As the day progressed, I generally found the right and middle of the start appealing, despite the pin bias, so that I might be one of the first to take advantage of the relatively few truly lifted port tack beats. I tried to anticipate the starboard gusts, remaining content to sail around the entire”catspaw” of the right hand blast to avoid that fate of race one. In general, I found most boats playing the right sailed far too close to the pier and lost huge amounts as they sailed back to the mark in reduced pressure or a slight knock. Every so often sailing hard to one or another side paid off as Eric will attest in the last race.
Downwind, I concentrated on a technique that I have watched my son, Alex employ very effectively all fall. At all costs, I sailed to the big blasts. Once in the blast I attempted to position my boat so that I sailed as close to rhumbline as possible. In one instance I rode the blast a tad too far, crashing on my jibe just to leeward of the leeward mark.
Lessons learned:
1. In a puffy westerly/southwesterly tack early–attempting to gain too much from a shift might backfire
2. If the phases of the shifts are not lasting for an entire leg do not “own” one side or the other
3. Always seek pressure downwind.
4. Appreciate the awesome volunteers that make our sport great.
Thanks to everyone who missed sailing to run races yesterday and all year. Happy New Year!
James L. Jacob
And a special thanks to Carl Schaefer for taking photos.

Laser Frostbite Series #4

Laser Frostbite Fleet,

Today was a great day on the water. We had a very shifty North West breeze which was deceiving upon arriving to the club. I thought today would have been light but instead, we had strong breeze with significant velocity and directional shifts today allowing for lots of passing opportunities. Days like today are reminders of just how demanding the laser is. We sailed out in the river and the tide was fairly slack, I didn’t pay much attention to it today. The starting line and mark roundings were exciting and busy with 25 lasers out! Today it was important to stay in the middle of the course and tack on the headers, have all controls trimmed for the breeze that you were in and hike hard. I trimmed the vang, outhaul, and cunningham much more than i usually would given the wind velocity was constantly changing. It is exciting to have such a large group out, I look forward to the next one.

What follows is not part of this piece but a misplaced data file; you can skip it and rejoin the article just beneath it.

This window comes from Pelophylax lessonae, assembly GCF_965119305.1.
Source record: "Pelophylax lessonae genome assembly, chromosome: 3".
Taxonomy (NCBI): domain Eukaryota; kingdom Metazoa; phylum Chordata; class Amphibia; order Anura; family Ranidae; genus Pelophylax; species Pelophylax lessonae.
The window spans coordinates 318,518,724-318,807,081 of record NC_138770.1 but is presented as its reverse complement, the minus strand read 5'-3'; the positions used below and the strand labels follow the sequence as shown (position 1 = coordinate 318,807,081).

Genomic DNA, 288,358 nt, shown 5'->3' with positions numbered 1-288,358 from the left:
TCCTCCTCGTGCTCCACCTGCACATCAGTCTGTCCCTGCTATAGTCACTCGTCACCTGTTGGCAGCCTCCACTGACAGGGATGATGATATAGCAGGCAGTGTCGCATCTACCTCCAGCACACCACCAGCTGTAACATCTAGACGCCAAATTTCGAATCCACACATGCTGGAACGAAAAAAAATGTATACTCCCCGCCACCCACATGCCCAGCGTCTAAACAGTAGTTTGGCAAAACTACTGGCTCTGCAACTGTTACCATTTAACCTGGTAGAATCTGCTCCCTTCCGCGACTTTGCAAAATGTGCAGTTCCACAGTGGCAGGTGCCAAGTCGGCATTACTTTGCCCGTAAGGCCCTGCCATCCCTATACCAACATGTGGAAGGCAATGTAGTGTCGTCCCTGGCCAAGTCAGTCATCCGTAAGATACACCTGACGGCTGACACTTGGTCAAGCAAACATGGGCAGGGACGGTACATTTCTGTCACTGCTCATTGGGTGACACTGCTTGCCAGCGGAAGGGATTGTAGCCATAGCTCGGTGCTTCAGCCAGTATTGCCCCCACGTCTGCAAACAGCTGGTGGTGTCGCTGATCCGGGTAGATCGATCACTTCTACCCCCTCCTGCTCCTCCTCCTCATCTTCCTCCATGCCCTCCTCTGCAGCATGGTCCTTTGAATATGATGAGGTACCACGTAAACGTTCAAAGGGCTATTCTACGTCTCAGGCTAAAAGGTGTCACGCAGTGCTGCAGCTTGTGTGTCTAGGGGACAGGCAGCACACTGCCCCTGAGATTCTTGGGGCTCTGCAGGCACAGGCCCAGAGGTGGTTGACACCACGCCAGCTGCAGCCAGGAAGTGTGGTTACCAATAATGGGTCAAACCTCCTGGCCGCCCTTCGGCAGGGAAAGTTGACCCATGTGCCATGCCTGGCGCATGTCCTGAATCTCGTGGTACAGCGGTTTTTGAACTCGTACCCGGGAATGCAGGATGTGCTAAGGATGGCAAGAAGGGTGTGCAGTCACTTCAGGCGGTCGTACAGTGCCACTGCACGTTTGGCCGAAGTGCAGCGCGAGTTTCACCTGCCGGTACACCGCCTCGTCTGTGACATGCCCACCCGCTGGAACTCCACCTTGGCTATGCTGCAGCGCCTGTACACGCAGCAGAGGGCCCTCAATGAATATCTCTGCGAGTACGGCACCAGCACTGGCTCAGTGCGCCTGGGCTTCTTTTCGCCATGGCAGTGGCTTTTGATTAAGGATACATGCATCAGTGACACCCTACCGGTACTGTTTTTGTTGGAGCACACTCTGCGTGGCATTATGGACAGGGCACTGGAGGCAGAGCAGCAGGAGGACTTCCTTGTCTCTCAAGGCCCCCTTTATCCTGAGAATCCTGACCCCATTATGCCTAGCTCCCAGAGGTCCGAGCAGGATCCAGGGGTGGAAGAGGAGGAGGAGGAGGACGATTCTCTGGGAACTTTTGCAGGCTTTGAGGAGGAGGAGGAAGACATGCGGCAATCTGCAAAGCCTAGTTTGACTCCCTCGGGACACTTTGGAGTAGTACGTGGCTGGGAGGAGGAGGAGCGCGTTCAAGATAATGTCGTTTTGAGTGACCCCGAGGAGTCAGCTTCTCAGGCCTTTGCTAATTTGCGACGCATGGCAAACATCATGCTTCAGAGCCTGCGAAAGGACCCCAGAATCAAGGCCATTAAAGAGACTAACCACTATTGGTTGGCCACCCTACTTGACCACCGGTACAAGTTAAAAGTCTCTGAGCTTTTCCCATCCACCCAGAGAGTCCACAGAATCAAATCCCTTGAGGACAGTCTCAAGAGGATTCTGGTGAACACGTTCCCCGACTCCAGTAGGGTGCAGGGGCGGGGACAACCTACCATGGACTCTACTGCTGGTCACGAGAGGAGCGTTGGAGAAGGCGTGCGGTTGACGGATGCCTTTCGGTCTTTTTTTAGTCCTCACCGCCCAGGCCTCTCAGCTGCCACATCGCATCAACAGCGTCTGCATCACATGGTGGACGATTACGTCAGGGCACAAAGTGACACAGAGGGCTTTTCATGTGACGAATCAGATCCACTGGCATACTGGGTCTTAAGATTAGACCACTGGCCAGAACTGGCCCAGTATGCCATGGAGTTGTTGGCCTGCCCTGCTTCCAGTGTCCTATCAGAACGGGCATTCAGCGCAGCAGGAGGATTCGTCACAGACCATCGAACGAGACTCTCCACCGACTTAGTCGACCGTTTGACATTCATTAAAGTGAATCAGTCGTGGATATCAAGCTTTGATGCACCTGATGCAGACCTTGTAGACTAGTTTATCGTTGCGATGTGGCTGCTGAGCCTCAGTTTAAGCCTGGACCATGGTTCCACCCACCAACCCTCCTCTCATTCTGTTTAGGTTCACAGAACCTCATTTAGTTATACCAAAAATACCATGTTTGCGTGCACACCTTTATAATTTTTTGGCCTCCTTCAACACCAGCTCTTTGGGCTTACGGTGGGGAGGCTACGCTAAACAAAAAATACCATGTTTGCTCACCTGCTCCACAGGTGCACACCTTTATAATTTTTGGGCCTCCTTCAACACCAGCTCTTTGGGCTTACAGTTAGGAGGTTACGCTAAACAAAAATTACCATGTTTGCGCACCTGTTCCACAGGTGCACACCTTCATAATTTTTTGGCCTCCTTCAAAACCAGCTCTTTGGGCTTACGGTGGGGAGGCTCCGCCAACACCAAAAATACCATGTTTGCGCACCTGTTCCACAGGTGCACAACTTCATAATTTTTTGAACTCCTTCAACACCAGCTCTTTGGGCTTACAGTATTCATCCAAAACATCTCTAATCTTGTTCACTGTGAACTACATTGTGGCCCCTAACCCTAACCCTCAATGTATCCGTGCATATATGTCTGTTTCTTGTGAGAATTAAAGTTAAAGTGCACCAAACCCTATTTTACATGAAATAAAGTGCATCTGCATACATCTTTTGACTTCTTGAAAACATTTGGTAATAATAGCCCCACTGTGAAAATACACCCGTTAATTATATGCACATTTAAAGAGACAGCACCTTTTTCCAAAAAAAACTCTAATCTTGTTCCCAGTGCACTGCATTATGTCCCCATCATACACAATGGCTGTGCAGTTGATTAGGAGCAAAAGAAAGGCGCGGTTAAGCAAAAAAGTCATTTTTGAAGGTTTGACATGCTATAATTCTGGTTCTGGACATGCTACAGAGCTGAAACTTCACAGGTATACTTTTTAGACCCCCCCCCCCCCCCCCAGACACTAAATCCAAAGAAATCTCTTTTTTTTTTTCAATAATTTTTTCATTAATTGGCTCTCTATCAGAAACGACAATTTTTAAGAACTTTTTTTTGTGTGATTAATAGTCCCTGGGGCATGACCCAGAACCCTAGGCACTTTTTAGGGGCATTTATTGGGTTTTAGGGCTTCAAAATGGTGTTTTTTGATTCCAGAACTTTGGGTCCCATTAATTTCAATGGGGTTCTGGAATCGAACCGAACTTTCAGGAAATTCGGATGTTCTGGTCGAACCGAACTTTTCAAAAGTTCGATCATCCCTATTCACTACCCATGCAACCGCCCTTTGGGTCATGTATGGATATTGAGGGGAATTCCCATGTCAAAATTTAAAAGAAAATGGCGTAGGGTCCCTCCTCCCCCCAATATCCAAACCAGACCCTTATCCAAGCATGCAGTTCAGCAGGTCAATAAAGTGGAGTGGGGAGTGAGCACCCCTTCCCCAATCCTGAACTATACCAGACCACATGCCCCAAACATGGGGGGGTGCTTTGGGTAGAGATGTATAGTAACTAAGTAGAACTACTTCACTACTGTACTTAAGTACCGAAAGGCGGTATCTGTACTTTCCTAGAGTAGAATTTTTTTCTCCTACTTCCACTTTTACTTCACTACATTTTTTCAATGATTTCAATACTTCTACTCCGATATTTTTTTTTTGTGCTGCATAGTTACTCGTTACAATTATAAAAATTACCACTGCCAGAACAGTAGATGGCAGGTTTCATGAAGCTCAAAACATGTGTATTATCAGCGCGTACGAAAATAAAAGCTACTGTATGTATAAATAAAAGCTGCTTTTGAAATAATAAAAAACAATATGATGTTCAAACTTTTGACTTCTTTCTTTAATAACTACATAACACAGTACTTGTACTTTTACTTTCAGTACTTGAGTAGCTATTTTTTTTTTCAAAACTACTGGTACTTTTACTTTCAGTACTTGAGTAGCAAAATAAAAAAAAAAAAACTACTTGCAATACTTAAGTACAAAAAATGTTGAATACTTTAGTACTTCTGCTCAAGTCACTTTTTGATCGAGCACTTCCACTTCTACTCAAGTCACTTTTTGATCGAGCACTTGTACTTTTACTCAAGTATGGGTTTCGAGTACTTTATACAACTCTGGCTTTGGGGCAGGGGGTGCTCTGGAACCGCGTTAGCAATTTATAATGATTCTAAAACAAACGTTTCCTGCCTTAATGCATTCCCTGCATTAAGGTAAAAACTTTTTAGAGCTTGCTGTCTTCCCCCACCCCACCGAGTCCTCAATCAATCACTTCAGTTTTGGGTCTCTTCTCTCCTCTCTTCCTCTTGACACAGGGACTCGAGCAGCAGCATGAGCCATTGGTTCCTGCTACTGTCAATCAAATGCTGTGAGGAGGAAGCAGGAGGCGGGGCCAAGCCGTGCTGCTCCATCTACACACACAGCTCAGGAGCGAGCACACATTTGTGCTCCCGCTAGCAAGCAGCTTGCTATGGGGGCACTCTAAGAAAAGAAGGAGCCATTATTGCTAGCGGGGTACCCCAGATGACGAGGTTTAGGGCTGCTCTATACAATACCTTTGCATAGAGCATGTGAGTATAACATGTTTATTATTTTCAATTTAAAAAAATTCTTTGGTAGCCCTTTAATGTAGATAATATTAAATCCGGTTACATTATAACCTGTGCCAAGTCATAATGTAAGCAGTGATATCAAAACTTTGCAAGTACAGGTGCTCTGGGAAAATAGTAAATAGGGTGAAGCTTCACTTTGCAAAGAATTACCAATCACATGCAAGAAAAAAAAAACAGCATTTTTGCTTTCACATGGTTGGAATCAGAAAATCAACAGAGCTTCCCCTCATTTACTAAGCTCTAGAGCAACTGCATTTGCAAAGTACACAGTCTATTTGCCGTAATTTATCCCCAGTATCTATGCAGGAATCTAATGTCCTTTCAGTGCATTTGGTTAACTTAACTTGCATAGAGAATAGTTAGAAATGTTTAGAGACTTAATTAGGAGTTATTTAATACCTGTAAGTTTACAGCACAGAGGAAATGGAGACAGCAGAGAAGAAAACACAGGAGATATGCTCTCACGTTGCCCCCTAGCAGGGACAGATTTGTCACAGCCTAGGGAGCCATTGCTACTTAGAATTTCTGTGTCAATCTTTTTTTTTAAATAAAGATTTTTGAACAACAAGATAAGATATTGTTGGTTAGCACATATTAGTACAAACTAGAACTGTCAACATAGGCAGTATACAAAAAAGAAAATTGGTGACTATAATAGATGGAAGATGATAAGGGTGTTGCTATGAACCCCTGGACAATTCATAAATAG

Cheers everyone.
-Jamie Moran

Laser Frostbite Series #3

First, as newcomer to the fleet – hello to everybody!  I moved to DC late last year and – after seeing the fleet out one day having too much fun while I was driving by in slow traffic — I decided to get back into Lasers.  Turns out, one of the best decisions I’ve made recently.  Actually that’s not a high bar in my case, but still….

Continue reading Laser Frostbite Series #3

Laser Frostbite Day #2, 11/25

Seventeen boats came out for Day #2.  The wind started out lighter than forecast and then picked up to forecast about 10-12 mph.  It started out west-southwest and shifted south-southwest half way through the day.  Len and Barb Guenther set a windward-leeward course out in the river.  The current was the opposite of last week (coming in all day) and I believe played a big factor in the racing today more on that later.  There was some big debris/speed bumps (tree trunks) out in the river causing some to fall out of their boats and other to stop for a minute.  If you have not made it out yet this season it has been near perfect sailing conditions and just in luck for you we sail again next Sunday same time same place.  Keith Barron and William Kruse will be providing the RC.
Full scores are posted on the website here:

Click here for week #2 Scores

Erich

Laser Frostbite Day #5, 12/18/2011

It was a beautiful day on the Potomac River with the wind from the northwest 7-15, which was more than the forecast that I saw. The sun was behind the clouds making it feel like a frostbite race but the wind was enough to keep you working. It was another great turnout with 23 boats making it on the last sailing day in 2011. Will Summers and Istvan Pely set up a windward leeward out in the river. The current was coming in/slack at the beginning of the day and was going out pretty aggressively by the last race keeping the fleet off the line.
Getting a good start was essential and the mark roundings were crowded which put an emphasis on making the right decision in a short amount of time. The firsts were well spread out in six races with six different people winning a race (Erich, Frank, , Len & Robert). The wind was very shifty which caused many lead changes. Results are posted here.
I have been excited by all the new faces this year and the turnouts thus far. I hope that we can keep it up in 2012.
The next Sunday is the Hangover Regatta January 1. Happy Holidays and Happy New Year and hope to see you on the water on the 1st.

-Erich